NEW YORK — Nearly one in three New York City public schools experienced overcrowding during the 2012 school year, an issue neither documented nor tracked by the city’s Department of Education, according to an audit released by city Comptroller Scott M. Stringer. According to the July 9 audit, the New York City Department of Education (DOE) lacked any evidence of steps taken to implement, track and act upon recommendations to ease overcrowding in the city’s schools between 2010 and 2012.
According to the DOE, 36 percent of school buildings were over-utilized between 2010 and 2012, despite the fact that more than 16,000 new seats were created over that same period. Some 33 percent of primary schools were determined to be overcrowded by as much as 138 percent in 2012, with middle and high schools experiencing overcrowding at a rate of 12 percent and 32 percent, respectively.
The audit further identified the 59 most over-utilized public school buildings in New York City, with over-utilization ranging from 133 to 238 percent. The DOE was unable to provide any evidence or documentation showing its offices had made recommendations to alleviate the situation.
“With significant overcrowding in schools across New York City, the Department of Education simply wasn’t interested in finding out what policies worked to reduce class sizes and help our children achieve their full academic potential,” Stringer said in a release. “What gets measured gets managed and in this case, DOE didn’t keep records of the remedial actions it took to reduce overcrowding, let alone what worked and what didn’t. Every child deserves enough space to be able to learn. This audit found that there is much more to be done before DOE gets a passing grade on reducing overcrowding in schools.”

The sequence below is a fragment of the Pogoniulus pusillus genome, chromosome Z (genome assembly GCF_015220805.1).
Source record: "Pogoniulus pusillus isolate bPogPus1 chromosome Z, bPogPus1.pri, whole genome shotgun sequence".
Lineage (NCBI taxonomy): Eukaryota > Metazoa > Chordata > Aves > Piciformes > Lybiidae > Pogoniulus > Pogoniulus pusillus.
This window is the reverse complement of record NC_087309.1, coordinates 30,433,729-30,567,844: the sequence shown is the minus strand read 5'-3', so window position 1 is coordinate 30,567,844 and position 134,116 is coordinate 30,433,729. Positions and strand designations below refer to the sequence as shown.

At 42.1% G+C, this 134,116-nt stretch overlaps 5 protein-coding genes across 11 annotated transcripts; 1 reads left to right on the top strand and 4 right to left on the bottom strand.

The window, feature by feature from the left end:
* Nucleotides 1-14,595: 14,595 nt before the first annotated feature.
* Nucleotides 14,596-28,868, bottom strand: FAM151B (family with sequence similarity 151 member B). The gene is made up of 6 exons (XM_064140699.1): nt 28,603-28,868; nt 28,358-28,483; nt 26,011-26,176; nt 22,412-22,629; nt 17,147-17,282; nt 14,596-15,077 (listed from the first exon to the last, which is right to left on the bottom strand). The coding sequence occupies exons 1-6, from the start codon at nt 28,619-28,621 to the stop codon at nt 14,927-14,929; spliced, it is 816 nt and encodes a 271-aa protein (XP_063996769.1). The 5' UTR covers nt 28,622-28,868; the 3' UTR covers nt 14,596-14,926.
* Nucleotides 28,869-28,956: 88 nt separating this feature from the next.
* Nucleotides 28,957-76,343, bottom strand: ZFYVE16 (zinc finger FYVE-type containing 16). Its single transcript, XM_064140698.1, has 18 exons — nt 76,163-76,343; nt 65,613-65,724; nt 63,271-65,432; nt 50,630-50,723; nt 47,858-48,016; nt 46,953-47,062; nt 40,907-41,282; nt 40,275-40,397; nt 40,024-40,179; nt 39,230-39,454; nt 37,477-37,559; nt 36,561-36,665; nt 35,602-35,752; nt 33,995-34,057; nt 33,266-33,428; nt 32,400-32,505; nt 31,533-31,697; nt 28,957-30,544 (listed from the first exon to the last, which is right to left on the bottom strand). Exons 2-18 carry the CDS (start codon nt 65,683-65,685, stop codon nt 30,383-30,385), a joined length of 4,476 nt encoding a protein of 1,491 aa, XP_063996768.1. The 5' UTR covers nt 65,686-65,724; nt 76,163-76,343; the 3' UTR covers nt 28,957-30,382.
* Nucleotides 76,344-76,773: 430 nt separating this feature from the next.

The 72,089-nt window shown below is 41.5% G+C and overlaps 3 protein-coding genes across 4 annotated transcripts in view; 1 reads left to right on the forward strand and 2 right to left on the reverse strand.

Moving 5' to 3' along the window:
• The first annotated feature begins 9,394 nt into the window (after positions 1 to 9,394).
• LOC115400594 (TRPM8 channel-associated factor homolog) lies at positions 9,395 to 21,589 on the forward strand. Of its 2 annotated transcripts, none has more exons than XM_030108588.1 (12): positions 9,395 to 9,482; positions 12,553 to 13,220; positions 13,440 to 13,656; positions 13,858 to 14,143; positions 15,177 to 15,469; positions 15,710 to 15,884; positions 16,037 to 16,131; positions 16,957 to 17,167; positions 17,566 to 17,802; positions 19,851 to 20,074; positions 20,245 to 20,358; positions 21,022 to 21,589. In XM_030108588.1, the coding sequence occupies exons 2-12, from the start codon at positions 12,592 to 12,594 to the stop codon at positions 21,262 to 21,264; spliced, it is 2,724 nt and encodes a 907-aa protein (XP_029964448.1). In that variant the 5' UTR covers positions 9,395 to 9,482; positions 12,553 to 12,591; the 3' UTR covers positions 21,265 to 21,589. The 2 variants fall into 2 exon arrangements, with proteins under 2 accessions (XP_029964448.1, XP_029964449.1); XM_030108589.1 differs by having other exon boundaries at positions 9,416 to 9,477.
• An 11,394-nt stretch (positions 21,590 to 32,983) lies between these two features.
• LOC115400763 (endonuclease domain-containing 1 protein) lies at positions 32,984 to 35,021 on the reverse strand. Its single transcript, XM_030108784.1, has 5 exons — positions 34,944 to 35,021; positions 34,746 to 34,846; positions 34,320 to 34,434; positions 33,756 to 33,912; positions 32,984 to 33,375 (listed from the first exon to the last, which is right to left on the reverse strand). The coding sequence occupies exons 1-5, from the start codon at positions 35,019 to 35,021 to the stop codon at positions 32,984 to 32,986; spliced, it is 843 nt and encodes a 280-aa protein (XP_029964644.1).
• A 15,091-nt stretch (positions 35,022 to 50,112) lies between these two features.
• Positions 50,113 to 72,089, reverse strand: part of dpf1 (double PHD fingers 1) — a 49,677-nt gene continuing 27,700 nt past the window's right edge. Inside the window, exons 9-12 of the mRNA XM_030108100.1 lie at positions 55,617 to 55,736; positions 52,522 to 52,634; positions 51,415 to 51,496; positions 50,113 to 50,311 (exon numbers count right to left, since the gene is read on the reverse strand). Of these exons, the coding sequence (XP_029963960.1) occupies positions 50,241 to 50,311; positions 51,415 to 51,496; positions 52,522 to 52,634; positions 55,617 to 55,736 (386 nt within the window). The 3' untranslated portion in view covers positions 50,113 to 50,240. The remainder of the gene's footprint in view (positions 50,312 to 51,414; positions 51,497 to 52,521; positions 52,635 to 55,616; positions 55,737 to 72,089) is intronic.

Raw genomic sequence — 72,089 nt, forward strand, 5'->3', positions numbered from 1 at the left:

According to the release, Stringer’s audit focused on the efforts of DOE’s Offices of Portfolio Management and Space Planning to alleviate overcrowding in the “Enrollment, Capacity and Utilization Report,” compiled by the School Construction Authority (SCA). DOE data indicated that between 2010 and 2012, over-utilization rates for primary schools increased 2 percent, while middle schools saw a 3 percent jump. However, high school over-utilization rates actually decreased 5 percent.
The audit also found that the DOE’s Office of Portfolio Management and the Office of Space Planning did not track whether recommendations or efforts to reduce over-utilization were either implemented or successful. Furthermore, actions taken by the two offices to identify, track and address overcrowding were not well documented, preventing auditors from conducting a proper assessment.
In response, the audit urged DOE to begin compiling written policies and procedures detailing steps the offices are required to take to address overcrowding, and to maintain documentation on proposed recommendations and solutions. Auditors also stressed the implementation of a system to track over-utilized buildings, assess recommendations and examine discontinuing the use of transportable classrooms at specific schools. DOE largely agreed to follow the recommendations.
“Step one in alleviating school overcrowding is providing an honest, transparent account of space that exists in our school buildings,” Stringer said. “Step two is ensuring that there are coherent internal structures, policies and protocols in place to identify, track and address the school overcrowding. DOE must continue to work on these issues as it addresses the overcrowding crisis in our schools.”